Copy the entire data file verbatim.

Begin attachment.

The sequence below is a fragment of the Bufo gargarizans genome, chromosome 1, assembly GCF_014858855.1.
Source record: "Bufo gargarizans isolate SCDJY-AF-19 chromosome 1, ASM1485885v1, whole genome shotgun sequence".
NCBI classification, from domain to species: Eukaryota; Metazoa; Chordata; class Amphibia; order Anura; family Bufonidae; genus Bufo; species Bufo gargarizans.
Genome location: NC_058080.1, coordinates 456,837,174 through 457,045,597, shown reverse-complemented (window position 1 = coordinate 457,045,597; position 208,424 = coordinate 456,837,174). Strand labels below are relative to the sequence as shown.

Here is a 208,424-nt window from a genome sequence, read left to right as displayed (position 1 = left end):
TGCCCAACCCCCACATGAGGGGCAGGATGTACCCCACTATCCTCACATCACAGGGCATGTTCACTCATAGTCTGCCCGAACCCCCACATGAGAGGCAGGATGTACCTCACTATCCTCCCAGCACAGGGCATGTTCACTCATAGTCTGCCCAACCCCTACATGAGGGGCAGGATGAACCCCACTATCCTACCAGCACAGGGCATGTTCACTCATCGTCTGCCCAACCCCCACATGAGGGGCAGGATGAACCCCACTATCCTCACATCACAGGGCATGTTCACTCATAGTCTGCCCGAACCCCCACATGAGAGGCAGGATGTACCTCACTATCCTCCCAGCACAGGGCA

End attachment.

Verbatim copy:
The sequence below is a fragment of the Bufo gargarizans genome, chromosome 1, assembly GCF_014858855.1.
Source record: "Bufo gargarizans isolate SCDJY-AF-19 chromosome 1, ASM1485885v1, whole genome shotgun sequence".
NCBI classification, from domain to species: Eukaryota; Metazoa; Chordata; class Amphibia; order Anura; family Bufonidae; genus Bufo; species Bufo gargarizans.
Genome location: NC_058080.1, coordinates 456,837,174 through 457,045,597, shown reverse-complemented (window position 1 = coordinate 457,045,597; position 208,424 = coordinate 456,837,174). Strand labels below are relative to the sequence as shown.

Here is a 208,424-nt window from a genome sequence, read left to right as displayed (position 1 = left end):
TGCCCAACCCCCACATGAGGGGCAGGATGTACCCCACTATCCTCACATCACAGGGCATGTTCACTCATAGTCTGCCCGAACCCCCACATGAGAGGCAGGATGTACCTCACTATCCTCCCAGCACAGGGCATGTTCACTCATAGTCTGCCCAACCCCTACATGAGGGGCAGGATGAACCCCACTATCCTACCAGCACAGGGCATGTTCACTCATCGTCTGCCCAACCCCCACATGAGGGGCAGGATGAACCCCACTATCCTCACATCACAGGGCATGTTCACTCATAGTCTGCCCGAACCCCCACATGAGAGGCAGGATGTACCTCACTATCCTCCCAGCACAGGGCA